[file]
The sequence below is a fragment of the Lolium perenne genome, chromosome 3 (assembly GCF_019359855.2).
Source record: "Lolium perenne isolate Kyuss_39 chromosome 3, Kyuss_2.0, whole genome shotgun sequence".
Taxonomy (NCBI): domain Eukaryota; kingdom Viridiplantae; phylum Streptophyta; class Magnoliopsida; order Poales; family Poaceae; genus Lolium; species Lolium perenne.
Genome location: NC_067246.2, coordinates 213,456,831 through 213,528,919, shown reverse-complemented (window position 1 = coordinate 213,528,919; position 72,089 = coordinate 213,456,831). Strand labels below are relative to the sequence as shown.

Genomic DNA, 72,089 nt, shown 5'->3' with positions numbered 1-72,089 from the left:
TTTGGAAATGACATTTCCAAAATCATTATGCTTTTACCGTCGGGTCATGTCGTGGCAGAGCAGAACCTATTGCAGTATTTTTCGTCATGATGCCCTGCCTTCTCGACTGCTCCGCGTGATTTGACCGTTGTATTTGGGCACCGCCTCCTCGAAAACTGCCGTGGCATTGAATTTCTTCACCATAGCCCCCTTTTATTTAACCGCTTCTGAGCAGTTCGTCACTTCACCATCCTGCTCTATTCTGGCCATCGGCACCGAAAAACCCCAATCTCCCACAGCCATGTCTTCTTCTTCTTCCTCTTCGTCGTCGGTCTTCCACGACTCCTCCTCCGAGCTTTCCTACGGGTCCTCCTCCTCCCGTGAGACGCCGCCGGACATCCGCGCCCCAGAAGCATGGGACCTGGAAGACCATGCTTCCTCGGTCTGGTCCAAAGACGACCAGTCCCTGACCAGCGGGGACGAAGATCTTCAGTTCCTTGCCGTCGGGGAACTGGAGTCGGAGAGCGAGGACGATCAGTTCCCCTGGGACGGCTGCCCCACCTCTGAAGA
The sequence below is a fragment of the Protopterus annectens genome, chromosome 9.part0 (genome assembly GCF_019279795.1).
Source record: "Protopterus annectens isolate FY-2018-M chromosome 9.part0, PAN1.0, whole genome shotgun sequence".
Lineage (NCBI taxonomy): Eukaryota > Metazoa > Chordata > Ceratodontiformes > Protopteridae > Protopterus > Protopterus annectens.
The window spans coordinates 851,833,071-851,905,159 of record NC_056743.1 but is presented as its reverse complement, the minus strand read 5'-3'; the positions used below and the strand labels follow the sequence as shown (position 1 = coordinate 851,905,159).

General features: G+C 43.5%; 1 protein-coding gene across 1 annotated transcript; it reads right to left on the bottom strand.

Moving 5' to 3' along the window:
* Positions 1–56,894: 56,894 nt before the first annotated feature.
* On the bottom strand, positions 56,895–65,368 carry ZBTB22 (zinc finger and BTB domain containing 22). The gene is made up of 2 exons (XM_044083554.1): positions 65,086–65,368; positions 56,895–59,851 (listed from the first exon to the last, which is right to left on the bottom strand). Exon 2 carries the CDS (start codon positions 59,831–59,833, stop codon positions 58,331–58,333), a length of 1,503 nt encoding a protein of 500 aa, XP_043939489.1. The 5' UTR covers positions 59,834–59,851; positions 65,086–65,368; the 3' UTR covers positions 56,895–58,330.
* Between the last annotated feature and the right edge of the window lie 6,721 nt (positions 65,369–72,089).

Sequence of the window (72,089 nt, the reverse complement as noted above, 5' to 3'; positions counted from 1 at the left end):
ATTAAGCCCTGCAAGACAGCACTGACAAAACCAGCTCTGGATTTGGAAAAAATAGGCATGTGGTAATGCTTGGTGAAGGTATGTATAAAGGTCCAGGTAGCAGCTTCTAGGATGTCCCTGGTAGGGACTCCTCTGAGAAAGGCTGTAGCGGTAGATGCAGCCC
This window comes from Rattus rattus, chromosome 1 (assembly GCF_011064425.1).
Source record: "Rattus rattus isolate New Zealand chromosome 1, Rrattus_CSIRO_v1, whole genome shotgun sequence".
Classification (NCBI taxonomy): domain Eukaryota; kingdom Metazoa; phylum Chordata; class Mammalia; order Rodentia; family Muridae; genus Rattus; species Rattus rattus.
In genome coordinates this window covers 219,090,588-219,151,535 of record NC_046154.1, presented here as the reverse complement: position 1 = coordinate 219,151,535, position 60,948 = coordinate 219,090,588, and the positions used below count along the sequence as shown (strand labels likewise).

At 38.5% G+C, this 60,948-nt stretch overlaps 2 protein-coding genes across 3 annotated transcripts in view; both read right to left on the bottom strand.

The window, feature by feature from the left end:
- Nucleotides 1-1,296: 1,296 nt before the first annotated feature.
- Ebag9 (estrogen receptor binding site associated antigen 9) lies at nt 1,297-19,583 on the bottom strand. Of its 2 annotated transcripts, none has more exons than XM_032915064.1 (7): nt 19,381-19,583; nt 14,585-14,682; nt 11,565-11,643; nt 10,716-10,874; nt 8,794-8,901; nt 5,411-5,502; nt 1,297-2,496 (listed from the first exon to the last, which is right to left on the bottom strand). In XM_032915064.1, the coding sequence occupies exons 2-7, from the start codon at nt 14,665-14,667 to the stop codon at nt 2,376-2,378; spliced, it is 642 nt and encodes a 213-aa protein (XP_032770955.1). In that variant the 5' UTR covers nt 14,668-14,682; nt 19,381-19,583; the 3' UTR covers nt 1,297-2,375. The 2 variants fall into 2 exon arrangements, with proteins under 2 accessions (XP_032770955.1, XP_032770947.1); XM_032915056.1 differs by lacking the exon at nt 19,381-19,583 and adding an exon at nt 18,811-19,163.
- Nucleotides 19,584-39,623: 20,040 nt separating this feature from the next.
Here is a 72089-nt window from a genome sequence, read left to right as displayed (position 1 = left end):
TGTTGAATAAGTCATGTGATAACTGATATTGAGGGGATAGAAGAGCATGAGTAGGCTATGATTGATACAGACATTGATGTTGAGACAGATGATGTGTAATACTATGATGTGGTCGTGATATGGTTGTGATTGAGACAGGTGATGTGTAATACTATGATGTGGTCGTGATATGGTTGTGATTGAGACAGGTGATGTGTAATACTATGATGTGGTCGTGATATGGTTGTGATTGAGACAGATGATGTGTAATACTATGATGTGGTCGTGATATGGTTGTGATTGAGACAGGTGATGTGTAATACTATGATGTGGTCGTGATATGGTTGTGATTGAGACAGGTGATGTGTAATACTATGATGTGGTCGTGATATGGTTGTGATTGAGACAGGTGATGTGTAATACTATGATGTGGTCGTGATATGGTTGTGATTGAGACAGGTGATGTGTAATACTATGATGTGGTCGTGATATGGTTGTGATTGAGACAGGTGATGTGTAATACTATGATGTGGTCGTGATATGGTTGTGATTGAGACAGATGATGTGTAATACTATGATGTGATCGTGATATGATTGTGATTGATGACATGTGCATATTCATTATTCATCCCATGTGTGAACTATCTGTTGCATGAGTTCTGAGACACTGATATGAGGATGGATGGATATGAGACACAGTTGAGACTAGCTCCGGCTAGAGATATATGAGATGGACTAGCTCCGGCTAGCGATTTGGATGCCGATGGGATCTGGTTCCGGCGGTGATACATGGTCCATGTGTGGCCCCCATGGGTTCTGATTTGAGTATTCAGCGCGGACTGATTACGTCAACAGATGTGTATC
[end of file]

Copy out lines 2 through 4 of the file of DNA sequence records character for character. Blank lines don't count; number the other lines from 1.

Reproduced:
Source record: "Lolium perenne isolate Kyuss_39 chromosome 3, Kyuss_2.0, whole genome shotgun sequence".
Taxonomy (NCBI): domain Eukaryota; kingdom Viridiplantae; phylum Streptophyta; class Magnoliopsida; order Poales; family Poaceae; genus Lolium; species Lolium perenne.
Genome location: NC_067246.2, coordinates 213,456,831 through 213,528,919, shown reverse-complemented (window position 1 = coordinate 213,528,919; position 72,089 = coordinate 213,456,831). Strand labels below are relative to the sequence as shown.